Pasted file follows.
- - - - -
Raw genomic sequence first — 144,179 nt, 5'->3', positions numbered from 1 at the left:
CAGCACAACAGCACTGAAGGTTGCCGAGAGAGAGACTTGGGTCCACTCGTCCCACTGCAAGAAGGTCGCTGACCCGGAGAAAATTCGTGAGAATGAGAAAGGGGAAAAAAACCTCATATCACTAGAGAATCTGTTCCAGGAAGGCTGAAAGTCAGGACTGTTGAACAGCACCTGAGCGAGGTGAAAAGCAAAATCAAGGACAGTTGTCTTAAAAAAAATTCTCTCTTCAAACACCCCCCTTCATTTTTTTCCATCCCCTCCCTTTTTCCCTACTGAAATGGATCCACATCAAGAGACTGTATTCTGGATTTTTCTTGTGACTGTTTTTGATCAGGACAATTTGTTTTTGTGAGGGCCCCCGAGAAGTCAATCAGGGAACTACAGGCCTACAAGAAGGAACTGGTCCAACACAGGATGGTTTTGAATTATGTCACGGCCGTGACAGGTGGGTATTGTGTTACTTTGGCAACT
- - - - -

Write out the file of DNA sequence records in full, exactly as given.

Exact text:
Raw genomic sequence first — 144,179 nt, 5'->3', positions numbered from 1 at the left:
CAGCACAACAGCACTGAAGGTTGCCGAGAGAGAGACTTGGGTCCACTCGTCCCACTGCAAGAAGGTCGCTGACCCGGAGAAAATTCGTGAGAATGAGAAAGGGGAAAAAAACCTCATATCACTAGAGAATCTGTTCCAGGAAGGCTGAAAGTCAGGACTGTTGAACAGCACCTGAGCGAGGTGAAAAGCAAAATCAAGGACAGTTGTCTTAAAAAAAATTCTCTCTTCAAACACCCCCCTTCATTTTTTTCCATCCCCTCCCTTTTTCCCTACTGAAATGGATCCACATCAAGAGACTGTATTCTGGATTTTTCTTGTGACTGTTTTTGATCAGGACAATTTGTTTTTGTGAGGGCCCCCGAGAAGTCAATCAGGGAACTACAGGCCTACAAGAAGGAACTGGTCCAACACAGGATGGTTTTGAATTATGTCACGGCCGTGACAGGTGGGTATTGTGTTACTTTGGCAACT